The High Court of Chancery was the court that developed from the Lord Chancellor's jurisdiction. Unlike the courts of law, which were rigidly based on formal causes of action, the Lord Chancellor had jurisdiction to determine cases, on behalf of the King, according to equity or fairness rather than according to the strict letter of the law. Gradually the rules of equity became formalized, but they preserved important innovations, such as injunctions and trusts. See equity (law). Records of the court are kept by The National Archives.
It is a frequent misconception, however, that the Court of Chancery's primary principle of decision in the fifteenth and early-sixteenth century was Equity. The Courts of Chancery were courts of the King's conscience, decisions were not bound by the doctrine of stare decisis so the powers of the chancellors equity were not bound by the blinkers of due process as in the common law courts. Due to this fact the Court of Chancery lost favor with many people as the court gained a reputation for being inconsistent, an old proverb illustrates this "equity varies with the length of the chancellor's foot". The year-book reports reveal that the court was primarily a court of Conscience in its early days. Conscience—a term of art—connoted the moral law applied to prevent peril to the soul of the wrongdoer through mortal sin. The crucial twist to a modern mind is that the remedy was given to the plaintiff not to return him to his rightful position but to look after the wrongdoer's soul. The benefit to the plaintiff was only incidental. This is also the explanation for specific performance, which compels the sinner to put matters right, if he is to save his soul. The concept of Equity—which generally softens the harsh effects of written laws—did not take on a primary role until later in the Court's history.
Most other common law jurisdictions either (1) abolished chancery courts and merged the powers of the courts of equity with the courts of law, thus making it possible for one to seek equitable relief at the same time as legal relief or (2) made the equitable jurisdiction the responsibility of a separate chancery division of the court of general jurisdiction. However, four American states (Delaware, Mississippi, Tennessee, and New Jersey), have retained separate Courts of Chancery. Judges who sit on these courts are called Chancellors.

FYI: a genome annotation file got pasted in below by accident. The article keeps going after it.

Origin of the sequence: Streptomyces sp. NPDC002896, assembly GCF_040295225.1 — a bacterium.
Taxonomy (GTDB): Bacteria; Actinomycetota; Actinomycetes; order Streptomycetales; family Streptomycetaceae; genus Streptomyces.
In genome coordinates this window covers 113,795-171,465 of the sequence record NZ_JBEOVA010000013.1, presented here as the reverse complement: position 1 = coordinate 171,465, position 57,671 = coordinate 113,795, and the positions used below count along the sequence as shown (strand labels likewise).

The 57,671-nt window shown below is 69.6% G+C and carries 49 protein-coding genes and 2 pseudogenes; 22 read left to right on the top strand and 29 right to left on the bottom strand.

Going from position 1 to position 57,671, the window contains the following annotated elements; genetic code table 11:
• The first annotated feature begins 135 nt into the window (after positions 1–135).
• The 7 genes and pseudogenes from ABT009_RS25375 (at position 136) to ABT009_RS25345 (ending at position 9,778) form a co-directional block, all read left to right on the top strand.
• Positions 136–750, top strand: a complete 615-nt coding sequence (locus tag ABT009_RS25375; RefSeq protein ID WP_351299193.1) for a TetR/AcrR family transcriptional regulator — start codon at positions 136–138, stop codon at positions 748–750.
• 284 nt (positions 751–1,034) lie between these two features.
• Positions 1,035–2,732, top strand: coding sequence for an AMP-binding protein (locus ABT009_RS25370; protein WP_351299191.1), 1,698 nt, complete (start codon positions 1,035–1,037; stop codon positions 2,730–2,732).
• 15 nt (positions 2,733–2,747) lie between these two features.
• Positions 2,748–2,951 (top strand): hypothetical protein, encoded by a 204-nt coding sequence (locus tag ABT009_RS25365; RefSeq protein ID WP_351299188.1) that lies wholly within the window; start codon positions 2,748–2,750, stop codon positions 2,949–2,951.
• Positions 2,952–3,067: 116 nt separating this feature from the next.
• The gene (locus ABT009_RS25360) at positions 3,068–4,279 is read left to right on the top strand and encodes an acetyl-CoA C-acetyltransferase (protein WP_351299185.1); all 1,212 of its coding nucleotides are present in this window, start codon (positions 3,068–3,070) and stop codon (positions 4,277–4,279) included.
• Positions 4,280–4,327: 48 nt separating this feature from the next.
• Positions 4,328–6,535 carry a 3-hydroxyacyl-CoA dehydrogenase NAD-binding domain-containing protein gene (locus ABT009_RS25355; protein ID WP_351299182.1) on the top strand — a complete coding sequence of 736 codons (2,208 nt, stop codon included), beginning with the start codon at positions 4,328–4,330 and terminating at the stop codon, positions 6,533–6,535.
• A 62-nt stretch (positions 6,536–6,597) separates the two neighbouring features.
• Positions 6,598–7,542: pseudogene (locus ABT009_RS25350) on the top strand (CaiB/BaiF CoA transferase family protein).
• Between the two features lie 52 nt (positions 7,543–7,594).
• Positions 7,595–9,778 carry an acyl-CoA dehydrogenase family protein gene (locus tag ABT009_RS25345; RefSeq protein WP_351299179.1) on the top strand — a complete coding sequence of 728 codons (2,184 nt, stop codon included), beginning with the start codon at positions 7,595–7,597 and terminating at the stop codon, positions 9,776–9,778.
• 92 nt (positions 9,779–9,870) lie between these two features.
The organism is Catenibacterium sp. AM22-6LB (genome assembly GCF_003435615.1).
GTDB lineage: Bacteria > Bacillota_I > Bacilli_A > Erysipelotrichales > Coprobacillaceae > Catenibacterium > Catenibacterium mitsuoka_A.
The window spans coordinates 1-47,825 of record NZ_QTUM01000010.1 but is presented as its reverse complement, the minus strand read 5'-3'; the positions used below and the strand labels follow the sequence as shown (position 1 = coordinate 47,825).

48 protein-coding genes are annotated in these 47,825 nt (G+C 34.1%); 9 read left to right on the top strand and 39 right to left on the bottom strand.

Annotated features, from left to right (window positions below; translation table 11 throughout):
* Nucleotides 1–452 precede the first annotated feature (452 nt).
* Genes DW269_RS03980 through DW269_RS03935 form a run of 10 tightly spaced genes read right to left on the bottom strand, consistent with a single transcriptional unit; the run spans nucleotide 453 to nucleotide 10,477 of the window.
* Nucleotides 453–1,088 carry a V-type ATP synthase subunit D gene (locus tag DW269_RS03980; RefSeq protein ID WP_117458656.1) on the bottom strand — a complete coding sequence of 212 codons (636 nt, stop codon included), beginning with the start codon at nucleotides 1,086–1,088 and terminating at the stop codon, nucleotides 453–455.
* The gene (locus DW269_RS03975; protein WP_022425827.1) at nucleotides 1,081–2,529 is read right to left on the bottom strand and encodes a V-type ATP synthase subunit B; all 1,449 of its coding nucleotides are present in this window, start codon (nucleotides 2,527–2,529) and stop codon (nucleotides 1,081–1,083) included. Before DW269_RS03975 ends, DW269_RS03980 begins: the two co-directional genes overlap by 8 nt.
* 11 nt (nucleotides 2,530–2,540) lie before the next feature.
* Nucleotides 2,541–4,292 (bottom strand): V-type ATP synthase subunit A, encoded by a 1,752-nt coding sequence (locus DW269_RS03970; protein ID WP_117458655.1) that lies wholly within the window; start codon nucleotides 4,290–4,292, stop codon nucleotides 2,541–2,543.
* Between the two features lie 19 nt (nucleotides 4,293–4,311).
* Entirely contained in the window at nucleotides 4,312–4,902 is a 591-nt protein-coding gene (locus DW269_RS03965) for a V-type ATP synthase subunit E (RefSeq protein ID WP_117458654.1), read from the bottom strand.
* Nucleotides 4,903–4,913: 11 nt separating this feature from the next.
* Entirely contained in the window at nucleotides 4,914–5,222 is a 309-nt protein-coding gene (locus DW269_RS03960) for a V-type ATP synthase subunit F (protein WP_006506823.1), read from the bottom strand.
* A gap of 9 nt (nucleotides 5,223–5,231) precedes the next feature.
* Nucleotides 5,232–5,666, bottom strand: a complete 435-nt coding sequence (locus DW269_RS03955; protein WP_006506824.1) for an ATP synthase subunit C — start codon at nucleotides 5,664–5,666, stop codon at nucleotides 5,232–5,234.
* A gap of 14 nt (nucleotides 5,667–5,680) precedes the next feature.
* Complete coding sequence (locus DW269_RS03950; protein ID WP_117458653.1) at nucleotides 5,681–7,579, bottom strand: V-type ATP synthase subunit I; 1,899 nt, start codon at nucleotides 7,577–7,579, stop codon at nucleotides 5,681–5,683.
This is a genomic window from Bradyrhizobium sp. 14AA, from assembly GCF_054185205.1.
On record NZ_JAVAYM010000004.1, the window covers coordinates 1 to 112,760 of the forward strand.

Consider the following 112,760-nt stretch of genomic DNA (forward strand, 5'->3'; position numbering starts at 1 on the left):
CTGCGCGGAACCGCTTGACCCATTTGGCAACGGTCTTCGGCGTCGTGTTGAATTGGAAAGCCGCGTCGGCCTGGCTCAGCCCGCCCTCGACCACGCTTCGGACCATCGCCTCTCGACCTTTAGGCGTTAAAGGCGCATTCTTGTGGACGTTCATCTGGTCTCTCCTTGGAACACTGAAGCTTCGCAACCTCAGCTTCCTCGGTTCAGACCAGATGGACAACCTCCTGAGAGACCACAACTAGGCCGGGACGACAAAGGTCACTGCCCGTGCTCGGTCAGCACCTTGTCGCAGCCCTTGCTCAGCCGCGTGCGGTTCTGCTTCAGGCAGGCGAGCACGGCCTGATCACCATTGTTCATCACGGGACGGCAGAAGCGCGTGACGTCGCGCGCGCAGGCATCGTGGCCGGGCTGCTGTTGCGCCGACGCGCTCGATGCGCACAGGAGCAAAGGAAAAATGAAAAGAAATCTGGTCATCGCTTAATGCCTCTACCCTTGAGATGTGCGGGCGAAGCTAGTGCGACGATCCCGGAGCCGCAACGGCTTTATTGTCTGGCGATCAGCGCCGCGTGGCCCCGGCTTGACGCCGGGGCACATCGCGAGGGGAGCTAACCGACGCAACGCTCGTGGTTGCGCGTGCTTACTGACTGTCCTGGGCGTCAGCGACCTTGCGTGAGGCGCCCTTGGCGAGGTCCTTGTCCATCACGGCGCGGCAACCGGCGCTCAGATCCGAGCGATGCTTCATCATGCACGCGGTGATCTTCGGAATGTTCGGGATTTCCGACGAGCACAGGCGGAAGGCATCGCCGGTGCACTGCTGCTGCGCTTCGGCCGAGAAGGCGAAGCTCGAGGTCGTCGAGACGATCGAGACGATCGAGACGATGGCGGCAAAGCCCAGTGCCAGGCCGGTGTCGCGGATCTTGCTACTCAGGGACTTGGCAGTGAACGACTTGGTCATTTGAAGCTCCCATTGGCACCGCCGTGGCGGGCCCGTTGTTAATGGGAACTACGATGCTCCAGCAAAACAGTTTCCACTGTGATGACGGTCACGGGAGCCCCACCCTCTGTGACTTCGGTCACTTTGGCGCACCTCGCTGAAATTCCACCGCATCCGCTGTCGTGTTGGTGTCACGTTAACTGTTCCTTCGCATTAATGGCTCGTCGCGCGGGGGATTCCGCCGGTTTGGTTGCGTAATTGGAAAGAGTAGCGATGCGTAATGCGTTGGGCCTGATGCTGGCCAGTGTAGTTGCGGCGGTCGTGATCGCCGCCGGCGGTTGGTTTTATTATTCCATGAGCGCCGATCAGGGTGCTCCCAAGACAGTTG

In New York state, the Court of Chancery was abolished by the Constitution of 1846, which took effect in 1848. The last Chancellor was Reuben Hyde Walworth, who served as New York's highest judge from 1828 to 1848.
One important distinction between chancery courts and law courts (at least in the United States, where juries still commonly hear civil cases) is that generally a jury trial is not possible in equitable actions (whether in a merged court or a court of equity) as only a judge can dispense equity; a jury, while it can answer questions of fact, has no power to answer questions that involve interpretation of the law.
In the context of Charles Dickens interest in the Court of Chancery, see the book: 'Charles Dickens as a Legal Historian' by William Searle Holdsworth (Published in 1928 by Yale University Press). This has very detailed descriptions of the working of the Court of Chancery.